What is Backtesting?


Backtesting is the general method for seeing how well a strategy or model would have done ex-post. It assesses the viability of a trading strategy by discovering how it would behave using historical data. If backtesting works, traders and analysts may have the confidence to employ it going forward. Backtesting can be an important step in optimizing your trading strategy. We can say it is a term used in modeling to refer to testing a predictive model on historical data.

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How does it work?

Generally, analysts use it as a way to test and compare various trading methods without risking much money. The theory which is used is that if their strategy performed badly in the past, it is unlikely to perform well in the future (vice-versa). Two main components looked at backtesting are the overall profitability and risk taken.  However, it will look at the performance of a strategy to many different factors. A backtest which is successful will show the traders a strategy that is proven to give positive results. While the market never moves in a similar pattern, this test believes that the stocks move in near similar patterns as they did in the past. A backtest is normally coded by the programmer, running a simulation on the trading strategy that uses historical data from stocks, bonds, and other financial instruments. The backtest facilitator measures the model returns in multiple datasets.

There are different approaches available for Backtesting, including the use of platforms and simulators to test the strategy. One can also create a model using Excel VBA and evaluate it later with Python. There is also a large range of vendor-developed back-testing platforms available on the market that can be very effective in back-testing automated strategies, but some research is required to determine which ones can meet the requirements.


Suppose you are an analyst at an investment bank and you’ve been given a task to backtest a strategy against a set of historical data given to you. The strategy is that buying a stock if it hits a 90-day low. The first step would be to choose unbiased historical data. Then apply the strategy to the data. This would help you in simplifying the research performed in creating the strategy. The team will decide whether the backtest is enough to do the investment.


  • Helps in estimating potential profits or losses based on historical data.
  • If executed correctly, backtesting will determine under what conditions it will manifest a persistent edge of an idea.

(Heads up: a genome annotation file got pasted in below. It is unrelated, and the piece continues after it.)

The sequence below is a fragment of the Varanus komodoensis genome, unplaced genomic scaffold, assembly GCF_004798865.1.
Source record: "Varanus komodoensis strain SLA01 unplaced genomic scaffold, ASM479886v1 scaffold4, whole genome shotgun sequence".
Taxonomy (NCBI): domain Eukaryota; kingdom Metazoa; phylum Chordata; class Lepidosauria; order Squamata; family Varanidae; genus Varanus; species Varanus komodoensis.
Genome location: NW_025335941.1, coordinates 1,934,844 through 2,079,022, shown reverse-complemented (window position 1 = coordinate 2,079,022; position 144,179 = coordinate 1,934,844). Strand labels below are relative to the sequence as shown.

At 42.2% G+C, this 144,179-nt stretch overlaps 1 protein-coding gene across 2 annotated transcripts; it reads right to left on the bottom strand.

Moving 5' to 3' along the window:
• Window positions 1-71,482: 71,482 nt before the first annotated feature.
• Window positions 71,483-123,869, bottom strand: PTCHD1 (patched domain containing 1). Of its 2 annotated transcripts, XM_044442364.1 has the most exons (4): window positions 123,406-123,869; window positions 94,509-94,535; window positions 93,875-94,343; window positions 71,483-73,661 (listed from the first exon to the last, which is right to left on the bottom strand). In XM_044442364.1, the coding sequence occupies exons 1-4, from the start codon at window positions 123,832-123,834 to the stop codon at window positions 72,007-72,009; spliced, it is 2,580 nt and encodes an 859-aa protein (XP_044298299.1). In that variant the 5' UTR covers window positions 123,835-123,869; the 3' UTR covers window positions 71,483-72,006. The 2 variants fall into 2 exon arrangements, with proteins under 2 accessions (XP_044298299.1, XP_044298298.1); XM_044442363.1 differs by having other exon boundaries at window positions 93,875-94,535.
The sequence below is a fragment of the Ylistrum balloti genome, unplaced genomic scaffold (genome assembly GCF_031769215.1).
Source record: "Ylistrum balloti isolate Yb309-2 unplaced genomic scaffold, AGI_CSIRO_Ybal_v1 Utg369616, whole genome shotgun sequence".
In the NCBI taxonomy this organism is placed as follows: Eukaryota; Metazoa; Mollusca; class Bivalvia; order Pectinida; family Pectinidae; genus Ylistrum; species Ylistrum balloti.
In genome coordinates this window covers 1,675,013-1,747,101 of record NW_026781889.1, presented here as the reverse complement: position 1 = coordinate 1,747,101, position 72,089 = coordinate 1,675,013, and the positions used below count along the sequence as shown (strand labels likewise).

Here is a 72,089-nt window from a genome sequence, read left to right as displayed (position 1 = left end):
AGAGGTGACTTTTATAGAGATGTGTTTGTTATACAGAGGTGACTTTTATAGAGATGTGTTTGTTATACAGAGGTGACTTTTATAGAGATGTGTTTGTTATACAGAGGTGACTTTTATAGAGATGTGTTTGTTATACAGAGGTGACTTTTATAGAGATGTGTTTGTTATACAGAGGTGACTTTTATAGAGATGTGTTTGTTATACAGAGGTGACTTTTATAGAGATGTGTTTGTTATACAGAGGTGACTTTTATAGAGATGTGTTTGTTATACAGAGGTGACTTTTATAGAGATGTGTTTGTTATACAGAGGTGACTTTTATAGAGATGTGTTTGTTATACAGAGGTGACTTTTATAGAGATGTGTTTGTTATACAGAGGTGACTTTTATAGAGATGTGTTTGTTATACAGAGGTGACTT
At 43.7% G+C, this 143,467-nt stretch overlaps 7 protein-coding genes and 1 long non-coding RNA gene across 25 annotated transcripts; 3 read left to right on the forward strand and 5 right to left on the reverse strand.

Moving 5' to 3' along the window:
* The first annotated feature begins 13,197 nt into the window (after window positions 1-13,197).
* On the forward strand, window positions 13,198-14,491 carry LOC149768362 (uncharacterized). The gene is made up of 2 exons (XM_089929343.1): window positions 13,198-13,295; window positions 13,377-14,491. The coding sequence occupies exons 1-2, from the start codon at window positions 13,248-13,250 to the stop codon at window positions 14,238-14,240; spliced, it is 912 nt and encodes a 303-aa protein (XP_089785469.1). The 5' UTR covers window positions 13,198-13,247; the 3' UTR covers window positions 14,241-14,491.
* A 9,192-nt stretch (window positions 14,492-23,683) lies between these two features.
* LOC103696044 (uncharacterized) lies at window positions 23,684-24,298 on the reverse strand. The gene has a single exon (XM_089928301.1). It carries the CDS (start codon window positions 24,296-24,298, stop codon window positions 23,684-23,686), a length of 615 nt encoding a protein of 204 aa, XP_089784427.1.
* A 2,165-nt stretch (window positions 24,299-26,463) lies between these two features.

• Recognition of patterns that tend to repeat themselves within a certain course of time.
  • A deeper understanding of the trading system and more precise decision making.
  • If the prototype framework is traded live with minimum risk, real outcomes can be compared with backtesting results to see whether the transactions can be performed as expected.


  • One of the main drawbacks of backtesting is that it can lead the trader to overconfidence about a technique on how it has been achieved in the past.
  • Some strategies require specific spread conditions, meaning that those strategies may not be as effective during live trading.
  • The trader may see a significant difference between the results of backtesting and the real results of live trading.
  • Summer and winter time changes may cause confusion and mismatch price and history figures for specific charts.
  • Often backtesting would not take into consideration the human component of the execution of a set of trading rules.
  • Trading live means dealing with volatile market prices, therefore backtesting results may not matter.

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Bottom line

Backtesting is one of the most significant parts of developing a trading system and the process is an essential part of a complete trading plan. . Whenever made and deciphered properly, it can assist brokers with enhancing and improving techniques, find technical and theoretical flaws, just as gaining confidence in their strategy before applying it to the real-world markets.

Author – Priyanshu Ahuja

About the author – I’m a first-year student from City Premier College, Nagpur, pursuing BBA. My interest includes financial markets and investment domain.



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